He rides horses, he plays with swords, he owns a restaurant, oh and he bats, bowls and fields well enough to turn a Test match on its head. What’s not to like about Ravindra Jadeja? For years Jadeja had to put up with cruel ridicule from fans who thought this creature was more strange than wonderful. Was he a bowler who could bat a bit? Was he a batsman who might chip in with the ball? Those questions and several others were answered in Dharamsala on Monday, when Jadeja came up with the kind of performance worthy of any allrounder worth his name, and tipped the scales firmly in India’s favour.
When the first rays of sunshine hit the Dhauladhar range that dwarves the stadium, the game was evenly poised. India, trailing by 52 runs, with only four wickets in hand, were in serious danger of being put on the mat on a pitch that was still firm and true. Pat Cummins, steam coming out his ears with the effort he was putting in, had Jadeja caught behind off the first ball. Or so he, and umpire Marais Erasmus thought. Sure he had not made contact, Jadeja reviewed and videos showed daylight between bat and ball.
It is in moments such as these, seemingly innocuous, even fortuitous that talent gets the inspiration it needs to decide what to do with the empty canvas in front of it. Jadeja chose attack over defence, knowing full well that he was going to be peppered with short stuff. What Australia’s bowlers did not know, however, was the time Jadeja spent at the National Cricket Academy in Bangalore with batting coach WV Raman, an irresistible left-hand batsman back in the day. The first step was getting clarity, and coach and pupil together arrived at the conclusion that crease occupation was not what the team was likely to want from Jadeja, and that the position he batted in left him with a good chance of reaching the crease when the second new ball was in hand.
To that end, Jadeja was fired a series of bouncers with the speed gun set to nasty mode, and it became clear that his technique was not best suited to rising on toes and dropping the ball deftly to safety. With that out of the way, Jadeja pulled and hooked, hooked and pulled till the shot became second nature to him.
After seeing an early spell from the quicks off, Jadeja, with Wriddhiman Saha keeping him good company, took on the spinners. Both Nathan Lyon and Steve O’ Keefe were smacked for sixes over long-on and the runs suddenly began to flow. By the time Jadeja had his sword-twirling celebration out to mark his half-century, India were ahead, and Australia were getting positively desperate.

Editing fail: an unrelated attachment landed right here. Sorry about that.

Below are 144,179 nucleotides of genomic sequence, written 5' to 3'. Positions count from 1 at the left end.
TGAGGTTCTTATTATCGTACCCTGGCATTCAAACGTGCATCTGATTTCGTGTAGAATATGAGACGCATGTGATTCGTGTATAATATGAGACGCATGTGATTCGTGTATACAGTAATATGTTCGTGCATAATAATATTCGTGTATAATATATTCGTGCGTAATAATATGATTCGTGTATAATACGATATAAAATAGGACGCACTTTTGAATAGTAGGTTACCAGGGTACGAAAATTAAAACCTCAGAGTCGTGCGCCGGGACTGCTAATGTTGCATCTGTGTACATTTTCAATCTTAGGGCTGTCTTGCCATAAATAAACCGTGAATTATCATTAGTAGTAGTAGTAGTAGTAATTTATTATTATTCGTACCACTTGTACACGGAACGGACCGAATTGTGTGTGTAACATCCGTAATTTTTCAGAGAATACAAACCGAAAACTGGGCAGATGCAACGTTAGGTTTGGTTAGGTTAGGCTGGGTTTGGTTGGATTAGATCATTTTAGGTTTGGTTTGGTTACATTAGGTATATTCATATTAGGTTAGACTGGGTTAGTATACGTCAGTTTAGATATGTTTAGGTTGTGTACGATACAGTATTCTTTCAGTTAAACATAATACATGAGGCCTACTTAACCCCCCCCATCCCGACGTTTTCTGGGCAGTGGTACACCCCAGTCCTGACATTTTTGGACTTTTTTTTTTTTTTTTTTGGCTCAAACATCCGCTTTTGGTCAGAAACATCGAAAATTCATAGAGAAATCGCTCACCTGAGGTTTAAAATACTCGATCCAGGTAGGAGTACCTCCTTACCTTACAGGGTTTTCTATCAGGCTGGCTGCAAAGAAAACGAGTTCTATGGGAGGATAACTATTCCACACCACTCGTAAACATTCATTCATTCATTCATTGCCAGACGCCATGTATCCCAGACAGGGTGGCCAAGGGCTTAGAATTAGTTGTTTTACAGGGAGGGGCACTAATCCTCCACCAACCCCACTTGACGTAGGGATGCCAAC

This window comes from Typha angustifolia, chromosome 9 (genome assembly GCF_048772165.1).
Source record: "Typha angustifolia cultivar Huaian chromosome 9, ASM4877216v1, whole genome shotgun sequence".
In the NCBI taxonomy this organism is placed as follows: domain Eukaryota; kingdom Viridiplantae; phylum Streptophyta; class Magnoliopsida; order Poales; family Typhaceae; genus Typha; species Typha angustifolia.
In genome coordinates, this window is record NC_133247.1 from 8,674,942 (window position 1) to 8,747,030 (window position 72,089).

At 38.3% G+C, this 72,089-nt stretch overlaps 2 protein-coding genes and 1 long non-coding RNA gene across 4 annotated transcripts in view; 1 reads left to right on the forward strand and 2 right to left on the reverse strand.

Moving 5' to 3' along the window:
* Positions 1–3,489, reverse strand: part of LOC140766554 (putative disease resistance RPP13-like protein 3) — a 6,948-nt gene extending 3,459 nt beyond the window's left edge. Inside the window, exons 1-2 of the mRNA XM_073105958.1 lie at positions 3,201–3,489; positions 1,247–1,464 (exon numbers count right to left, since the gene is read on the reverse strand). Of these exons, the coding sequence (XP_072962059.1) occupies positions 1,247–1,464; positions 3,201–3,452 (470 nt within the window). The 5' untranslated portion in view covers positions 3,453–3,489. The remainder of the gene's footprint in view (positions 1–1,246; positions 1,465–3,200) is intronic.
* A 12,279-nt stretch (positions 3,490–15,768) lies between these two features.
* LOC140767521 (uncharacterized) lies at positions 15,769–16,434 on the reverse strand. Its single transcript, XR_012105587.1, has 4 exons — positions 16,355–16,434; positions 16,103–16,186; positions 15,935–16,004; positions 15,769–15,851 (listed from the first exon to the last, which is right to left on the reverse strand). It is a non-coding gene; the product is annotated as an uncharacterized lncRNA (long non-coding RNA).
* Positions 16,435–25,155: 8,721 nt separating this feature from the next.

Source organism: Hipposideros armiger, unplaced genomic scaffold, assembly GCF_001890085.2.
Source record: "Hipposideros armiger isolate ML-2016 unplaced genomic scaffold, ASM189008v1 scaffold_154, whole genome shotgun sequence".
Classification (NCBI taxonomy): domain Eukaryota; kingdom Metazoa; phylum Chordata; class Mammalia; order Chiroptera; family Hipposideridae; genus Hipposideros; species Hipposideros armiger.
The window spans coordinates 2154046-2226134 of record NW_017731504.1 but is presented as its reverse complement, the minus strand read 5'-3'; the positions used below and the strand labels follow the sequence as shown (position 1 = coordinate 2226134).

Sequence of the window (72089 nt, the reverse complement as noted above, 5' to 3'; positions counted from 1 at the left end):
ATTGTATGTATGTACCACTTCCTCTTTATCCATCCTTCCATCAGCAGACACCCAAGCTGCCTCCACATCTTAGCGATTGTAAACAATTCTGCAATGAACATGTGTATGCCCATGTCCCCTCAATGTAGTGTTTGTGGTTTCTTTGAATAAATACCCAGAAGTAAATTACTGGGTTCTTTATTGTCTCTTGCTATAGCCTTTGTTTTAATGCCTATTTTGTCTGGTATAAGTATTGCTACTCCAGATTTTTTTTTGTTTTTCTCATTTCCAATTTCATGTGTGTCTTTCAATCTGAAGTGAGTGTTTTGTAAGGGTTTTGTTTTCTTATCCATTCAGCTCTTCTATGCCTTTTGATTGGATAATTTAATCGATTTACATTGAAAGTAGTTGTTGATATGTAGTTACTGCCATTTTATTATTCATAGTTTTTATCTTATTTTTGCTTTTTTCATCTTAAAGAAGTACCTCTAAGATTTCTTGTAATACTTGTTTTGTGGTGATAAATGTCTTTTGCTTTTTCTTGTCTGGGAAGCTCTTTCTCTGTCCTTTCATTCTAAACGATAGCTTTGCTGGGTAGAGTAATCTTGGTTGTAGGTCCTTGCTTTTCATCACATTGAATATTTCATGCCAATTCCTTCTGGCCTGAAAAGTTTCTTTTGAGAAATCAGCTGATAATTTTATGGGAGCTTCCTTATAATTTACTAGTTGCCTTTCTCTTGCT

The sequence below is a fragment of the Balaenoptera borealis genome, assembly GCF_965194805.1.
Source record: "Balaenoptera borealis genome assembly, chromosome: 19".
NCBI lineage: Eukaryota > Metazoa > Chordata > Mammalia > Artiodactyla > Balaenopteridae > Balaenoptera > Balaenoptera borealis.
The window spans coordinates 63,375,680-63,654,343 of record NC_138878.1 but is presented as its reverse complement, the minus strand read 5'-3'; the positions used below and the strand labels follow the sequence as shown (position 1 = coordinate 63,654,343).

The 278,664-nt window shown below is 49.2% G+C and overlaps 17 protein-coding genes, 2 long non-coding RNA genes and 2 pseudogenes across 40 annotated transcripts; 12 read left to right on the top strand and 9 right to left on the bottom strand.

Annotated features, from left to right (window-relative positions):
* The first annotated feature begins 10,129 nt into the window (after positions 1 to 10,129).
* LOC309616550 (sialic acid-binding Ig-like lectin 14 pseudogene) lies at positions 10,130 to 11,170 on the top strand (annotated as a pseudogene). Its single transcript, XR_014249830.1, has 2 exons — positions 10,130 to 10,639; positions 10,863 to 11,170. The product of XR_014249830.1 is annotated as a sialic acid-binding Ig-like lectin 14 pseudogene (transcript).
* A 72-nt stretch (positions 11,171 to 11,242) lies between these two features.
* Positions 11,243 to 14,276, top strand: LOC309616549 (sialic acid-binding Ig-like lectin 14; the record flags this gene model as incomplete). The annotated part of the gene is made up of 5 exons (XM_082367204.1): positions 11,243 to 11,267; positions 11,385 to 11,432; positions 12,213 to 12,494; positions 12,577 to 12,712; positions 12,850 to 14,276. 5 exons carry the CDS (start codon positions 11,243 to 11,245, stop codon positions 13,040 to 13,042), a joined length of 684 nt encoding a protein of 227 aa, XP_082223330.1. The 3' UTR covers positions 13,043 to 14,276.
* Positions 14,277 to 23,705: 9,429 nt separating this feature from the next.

Steve Smith returned to his quick bowlers and Cummins got a brute to rear sharply enough to smack Jadeja on the helmet. Two balls later, another bouncer, this time hooked sweetly for four in front of square. Cummins tried again and again the rapier was out, and even if the ball was sliced a touch, there was enough on it to sail over long leg for six.
By the time Jadeja (63) was done, and India ended on 332, they were well ahead of the game. Australia, who have fought tooth and nail all series, were far from waving the white flag, but Umesh Yadav and Bhuvneshwar Kumar had decided that this was their time. Yadav, who has been India’s most improved cricketer this season, comfortably managed to get more from the conditions than his Australian counterparts, having the batsmen hopping before removing both openers.
If you had to find one grouse with India’s bowlers, despite all the success they have had this series, it is that they have not quite worked out what to do with Smith, whose fidgety, shuffling leg-side heavy batsmanship has defied all conventional modes of attack. On the day, Smith, certainly due a failure if such a thing as the Law of Averages actually exists, provided the answer. Being in such a rich vein of form, Smith instinctively pulled Bhuvneshwar, only to curse his sodden luck as the ball crashed into the stumps.
With Smith gone, the slice of luck coming to India like a gift hamper a week before Christmas, the game changed. Jadeja cut the lower middle-order to ribbons, picking up three wickets, and R Ashwin, bowling superbly despite being desperately tired, matched his mate. Knocked over for 137, India motored to 19 without loss, leaving themselves with 87 to get and two days to spare.
On a day peppered with heated on-field exchanges that spilled over to the dressing-room from which Smith blurted out expletives, Jadeja lightened the mood at the end of the day. Claiming his shoulder was on “auto mode” and did the job without him even having to try. This Indian team will know, however, that they have to be fully switched on, even if they are on the verge of sealing a famous series win.
(This article first appeared in the Economic Times on March 28, 2017)